Nevadans are not a happy lot but they believe in renewable energy, although they are split on whether the government should provide incentives and pick winners and losers.
Try to follow along, and try to believe this is actually happening, not the product of a Rod Serling and Jerry Lewis screenplay:
Lawrence VanDyke, named Wednesday as AG-elect Adam Laxalt's solicitor general, is not just a reliable social conservative like his new boss but once did a fellowship with a group that believes in "complete and total dependence upon God for everything."
Several media outlets, including The New York Times, have detailed VanDyke's social conservatism, including his advocacy for creationism and against Roe v. Wade. But his roots in those beliefs go much deeper.
When I first wrote about Engage Nevada, I thought it would be a noble but probably futile effort by one of the state's premier operatives, Chris Carr.
But after the smoke cleared Nov. 4, Carr's efforts had paid off in the most dramatic Republican sweep the state has seen.
In a response this week to a lawsuit by disgruntled medical marijuana applicants, the state acknowledged it granted dispensary licenses to supplicants who did not comply with the law mandating approval from local governments and asked a judge to decide who gets awards.
I am not kidding.
Nevada could improve the tax structure by broadening the sales tax and payroll tax and reforming its property tax, but not by approving a new gross receipts or corporate profits tax, according to a new study by The Tax Foundation paid for by the Las Vegas Metro Chamber of Commerce.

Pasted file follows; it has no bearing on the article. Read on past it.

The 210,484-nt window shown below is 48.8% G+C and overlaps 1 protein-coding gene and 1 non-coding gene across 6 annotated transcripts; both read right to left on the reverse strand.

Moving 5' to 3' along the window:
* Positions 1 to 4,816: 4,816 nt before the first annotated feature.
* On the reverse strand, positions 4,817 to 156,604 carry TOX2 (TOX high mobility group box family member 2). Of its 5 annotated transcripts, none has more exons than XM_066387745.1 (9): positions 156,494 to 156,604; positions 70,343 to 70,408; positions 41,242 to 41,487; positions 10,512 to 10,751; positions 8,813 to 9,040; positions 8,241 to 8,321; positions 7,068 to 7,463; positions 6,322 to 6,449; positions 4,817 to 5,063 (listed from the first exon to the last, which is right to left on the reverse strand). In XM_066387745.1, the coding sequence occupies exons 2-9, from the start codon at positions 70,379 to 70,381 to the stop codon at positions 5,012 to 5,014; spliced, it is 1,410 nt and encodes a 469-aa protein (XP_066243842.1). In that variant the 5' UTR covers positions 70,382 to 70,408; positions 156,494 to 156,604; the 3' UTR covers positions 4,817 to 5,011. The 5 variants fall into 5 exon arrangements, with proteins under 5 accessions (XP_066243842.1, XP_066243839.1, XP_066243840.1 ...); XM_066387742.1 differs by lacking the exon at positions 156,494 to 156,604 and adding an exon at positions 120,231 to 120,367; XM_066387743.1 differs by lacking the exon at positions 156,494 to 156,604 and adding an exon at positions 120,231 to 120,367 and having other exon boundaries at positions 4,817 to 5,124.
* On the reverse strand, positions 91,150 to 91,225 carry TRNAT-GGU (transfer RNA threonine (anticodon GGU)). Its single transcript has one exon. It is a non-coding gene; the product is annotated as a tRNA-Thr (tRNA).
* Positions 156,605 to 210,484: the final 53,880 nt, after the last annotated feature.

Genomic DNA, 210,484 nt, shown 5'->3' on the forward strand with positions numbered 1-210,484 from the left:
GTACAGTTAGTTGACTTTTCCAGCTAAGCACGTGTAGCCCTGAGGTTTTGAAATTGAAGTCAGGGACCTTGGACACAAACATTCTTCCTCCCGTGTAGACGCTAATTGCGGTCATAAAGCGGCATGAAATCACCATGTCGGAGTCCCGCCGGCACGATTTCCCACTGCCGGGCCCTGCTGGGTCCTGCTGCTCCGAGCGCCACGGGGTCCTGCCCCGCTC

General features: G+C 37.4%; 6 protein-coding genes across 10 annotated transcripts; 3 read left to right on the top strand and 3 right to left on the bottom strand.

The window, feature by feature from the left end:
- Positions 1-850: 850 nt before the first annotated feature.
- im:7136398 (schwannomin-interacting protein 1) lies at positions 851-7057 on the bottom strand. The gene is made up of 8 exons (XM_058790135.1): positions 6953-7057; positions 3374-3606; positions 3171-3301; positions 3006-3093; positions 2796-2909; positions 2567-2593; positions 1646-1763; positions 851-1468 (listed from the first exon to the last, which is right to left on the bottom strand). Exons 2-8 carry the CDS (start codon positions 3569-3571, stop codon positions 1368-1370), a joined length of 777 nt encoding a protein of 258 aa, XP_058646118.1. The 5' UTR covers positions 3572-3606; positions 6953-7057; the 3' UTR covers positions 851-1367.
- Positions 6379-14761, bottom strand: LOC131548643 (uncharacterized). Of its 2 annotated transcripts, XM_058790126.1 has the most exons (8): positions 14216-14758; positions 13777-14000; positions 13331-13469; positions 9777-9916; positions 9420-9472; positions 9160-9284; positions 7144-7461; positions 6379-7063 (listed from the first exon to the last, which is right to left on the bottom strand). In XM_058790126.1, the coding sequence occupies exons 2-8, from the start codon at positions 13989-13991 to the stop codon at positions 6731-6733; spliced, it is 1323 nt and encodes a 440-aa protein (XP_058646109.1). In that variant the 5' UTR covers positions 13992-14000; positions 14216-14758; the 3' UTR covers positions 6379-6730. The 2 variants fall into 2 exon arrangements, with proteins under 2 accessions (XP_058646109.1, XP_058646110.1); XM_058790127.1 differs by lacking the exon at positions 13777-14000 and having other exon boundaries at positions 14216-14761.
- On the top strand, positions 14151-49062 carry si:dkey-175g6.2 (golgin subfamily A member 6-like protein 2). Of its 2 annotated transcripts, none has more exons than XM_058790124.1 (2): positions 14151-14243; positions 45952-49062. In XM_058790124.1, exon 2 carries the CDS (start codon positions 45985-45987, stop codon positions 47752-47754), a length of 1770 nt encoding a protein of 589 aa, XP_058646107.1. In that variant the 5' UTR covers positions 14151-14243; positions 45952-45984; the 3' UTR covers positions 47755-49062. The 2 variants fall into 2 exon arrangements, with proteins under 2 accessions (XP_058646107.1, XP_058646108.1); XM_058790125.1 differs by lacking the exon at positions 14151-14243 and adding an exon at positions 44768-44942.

The full study will be released later but the executive summary is attached here.
UPDATED, 5:15 PM, 12/8/14: It appears, based on what tax attorneys say, that the IRS, shockingly, can be quite capricious in how it handles such cases. But it's clear Fiore has a lot of exposure here, as the agency does not take kindly to those who withhold and do not pass on the money, seeing it as stealing from the government.
UPDATED, 1 PM: Gov. Brian Sandoval sent out a statement after his team presented the grim picture to lawmakers. It used some of the same verbiage he has previously brandished about revenue not keeping pace with growth and having to look to new sources. This ain't subtle, nor is it rocket science, folks: Ask for savings (remember Kenny Guinn's "fundamental review" of state government, then lament that it's not enough, propose taxes.
This time, like last time (2003), the need is real; it's just the choreography that needs to be better.
A popular Republican governor de facto unopposed for re-election and planning a tax increase.
A willing state Senate majority leader who wants to bolster education funding.
An unpredictable Assembly with some strong-willed no-tax absolutists.